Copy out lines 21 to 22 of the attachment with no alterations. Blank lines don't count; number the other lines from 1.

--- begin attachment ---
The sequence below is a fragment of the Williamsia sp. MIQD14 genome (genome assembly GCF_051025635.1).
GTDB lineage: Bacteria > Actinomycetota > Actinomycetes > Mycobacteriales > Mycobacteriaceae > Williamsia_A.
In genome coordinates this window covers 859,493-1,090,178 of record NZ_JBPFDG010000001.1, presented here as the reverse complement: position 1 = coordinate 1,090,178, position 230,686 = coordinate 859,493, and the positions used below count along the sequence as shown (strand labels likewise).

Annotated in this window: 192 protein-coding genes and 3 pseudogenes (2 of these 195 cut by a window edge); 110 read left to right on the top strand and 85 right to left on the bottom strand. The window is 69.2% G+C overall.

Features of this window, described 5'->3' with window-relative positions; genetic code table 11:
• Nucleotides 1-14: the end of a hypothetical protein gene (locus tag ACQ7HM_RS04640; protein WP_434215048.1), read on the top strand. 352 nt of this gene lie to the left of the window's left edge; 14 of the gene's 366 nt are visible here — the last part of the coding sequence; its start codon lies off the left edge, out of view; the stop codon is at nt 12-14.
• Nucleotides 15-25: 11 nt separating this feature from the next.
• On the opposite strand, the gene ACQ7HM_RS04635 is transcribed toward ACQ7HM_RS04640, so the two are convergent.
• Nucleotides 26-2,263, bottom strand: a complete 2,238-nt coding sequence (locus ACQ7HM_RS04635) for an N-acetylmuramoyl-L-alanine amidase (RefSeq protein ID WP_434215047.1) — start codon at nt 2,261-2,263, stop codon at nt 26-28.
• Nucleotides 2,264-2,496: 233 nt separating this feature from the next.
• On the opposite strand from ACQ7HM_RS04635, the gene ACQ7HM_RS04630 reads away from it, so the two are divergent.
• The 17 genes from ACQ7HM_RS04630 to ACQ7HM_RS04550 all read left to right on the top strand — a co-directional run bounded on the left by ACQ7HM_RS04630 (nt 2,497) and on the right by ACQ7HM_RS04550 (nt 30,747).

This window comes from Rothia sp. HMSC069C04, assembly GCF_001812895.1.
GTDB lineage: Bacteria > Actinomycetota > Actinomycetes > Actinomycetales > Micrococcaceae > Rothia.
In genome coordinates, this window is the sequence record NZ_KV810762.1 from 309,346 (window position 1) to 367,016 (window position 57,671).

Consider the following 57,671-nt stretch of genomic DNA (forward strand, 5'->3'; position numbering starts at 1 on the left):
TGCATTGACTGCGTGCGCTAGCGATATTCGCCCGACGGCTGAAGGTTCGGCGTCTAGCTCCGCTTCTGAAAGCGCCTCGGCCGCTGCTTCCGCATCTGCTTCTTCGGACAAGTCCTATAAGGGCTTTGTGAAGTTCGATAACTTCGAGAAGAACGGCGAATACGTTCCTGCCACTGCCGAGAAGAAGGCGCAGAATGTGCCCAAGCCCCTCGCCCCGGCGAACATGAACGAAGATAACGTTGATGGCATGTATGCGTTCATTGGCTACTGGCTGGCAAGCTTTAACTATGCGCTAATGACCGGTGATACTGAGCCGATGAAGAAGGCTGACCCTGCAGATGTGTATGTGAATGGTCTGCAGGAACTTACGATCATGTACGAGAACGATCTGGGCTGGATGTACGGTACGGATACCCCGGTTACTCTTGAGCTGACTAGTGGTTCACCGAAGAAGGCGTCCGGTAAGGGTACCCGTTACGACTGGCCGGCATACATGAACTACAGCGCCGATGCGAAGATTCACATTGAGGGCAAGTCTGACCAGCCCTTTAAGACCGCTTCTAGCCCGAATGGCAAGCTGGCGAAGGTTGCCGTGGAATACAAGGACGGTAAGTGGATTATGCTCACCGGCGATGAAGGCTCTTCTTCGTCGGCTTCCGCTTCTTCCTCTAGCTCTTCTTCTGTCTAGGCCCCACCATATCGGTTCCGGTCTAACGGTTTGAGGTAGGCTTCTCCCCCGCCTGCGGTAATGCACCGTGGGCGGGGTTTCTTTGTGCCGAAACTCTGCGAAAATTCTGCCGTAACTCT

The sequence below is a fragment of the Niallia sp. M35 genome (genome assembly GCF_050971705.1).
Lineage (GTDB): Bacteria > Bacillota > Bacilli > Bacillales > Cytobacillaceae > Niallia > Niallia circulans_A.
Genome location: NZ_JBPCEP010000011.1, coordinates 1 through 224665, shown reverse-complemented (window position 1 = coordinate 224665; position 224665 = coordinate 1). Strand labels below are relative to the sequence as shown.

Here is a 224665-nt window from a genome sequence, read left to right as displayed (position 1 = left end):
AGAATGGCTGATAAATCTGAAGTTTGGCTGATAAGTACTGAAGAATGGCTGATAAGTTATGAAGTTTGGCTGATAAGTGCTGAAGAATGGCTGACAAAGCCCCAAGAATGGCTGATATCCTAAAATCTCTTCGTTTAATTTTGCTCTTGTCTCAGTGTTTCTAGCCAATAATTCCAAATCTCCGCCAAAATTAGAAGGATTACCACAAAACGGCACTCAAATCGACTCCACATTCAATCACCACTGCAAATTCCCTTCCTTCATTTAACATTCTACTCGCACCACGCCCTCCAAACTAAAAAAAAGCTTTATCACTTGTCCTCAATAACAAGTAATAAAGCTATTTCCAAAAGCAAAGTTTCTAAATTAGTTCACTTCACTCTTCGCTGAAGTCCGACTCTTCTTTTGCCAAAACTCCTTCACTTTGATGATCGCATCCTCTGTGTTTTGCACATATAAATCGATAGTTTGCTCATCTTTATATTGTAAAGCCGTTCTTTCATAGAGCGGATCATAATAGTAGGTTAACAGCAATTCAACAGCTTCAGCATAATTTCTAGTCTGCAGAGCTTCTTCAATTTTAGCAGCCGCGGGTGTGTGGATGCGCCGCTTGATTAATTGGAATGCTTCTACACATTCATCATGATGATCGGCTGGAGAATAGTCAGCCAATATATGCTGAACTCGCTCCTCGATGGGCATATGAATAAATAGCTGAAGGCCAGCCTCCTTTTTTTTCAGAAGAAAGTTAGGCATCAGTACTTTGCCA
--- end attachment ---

Here is a 224665-nt window from a genome sequence, read left to right as displayed (position 1 = left end):
AGAATGGCTGATAAATCTGAAGTTTGGCTGATAAGTACTGAAGAATGGCTGATAAGTTATGAAGTTTGGCTGATAAGTGCTGAAGAATGGCTGACAAAGCCCCAAGAATGGCTGATATCCTAAAATCTCTTCGTTTAATTTTGCTCTTGTCTCAGTGTTTCTAGCCAATAATTCCAAATCTCCGCCAAAATTAGAAGGATTACCACAAAACGGCACTCAAATCGACTCCACATTCAATCACCACTGCAAATTCCCTTCCTTCATTTAACATTCTACTCGCACCACGCCCTCCAAACTAAAAAAAAGCTTTATCACTTGTCCTCAATAACAAGTAATAAAGCTATTTCCAAAAGCAAAGTTTCTAAATTAGTTCACTTCACTCTTCGCTGAAGTCCGACTCTTCTTTTGCCAAAACTCCTTCACTTTGATGATCGCATCCTCTGTGTTTTGCACATATAAATCGATAGTTTGCTCATCTTTATATTGTAAAGCCGTTCTTTCATAGAGCGGATCATAATAGTAGGTTAACAGCAATTCAACAGCTTCAGCATAATTTCTAGTCTGCAGAGCTTCTTCAATTTTAGCAGCCGCGGGTGTGTGGATGCGCCGCTTGATTAATTGGAATGCTTCTACACATTCATCATGATGATCGGCTGGAGAATAGTCAGCCAATATATGCTGAACTCGCTCCTCGATGGGCATATGAATAAATAGCTGAAGGCCAGCCTCCTTTTTTTTCAGAAGAAAGTTAGGCATCAGTACTTTGCCA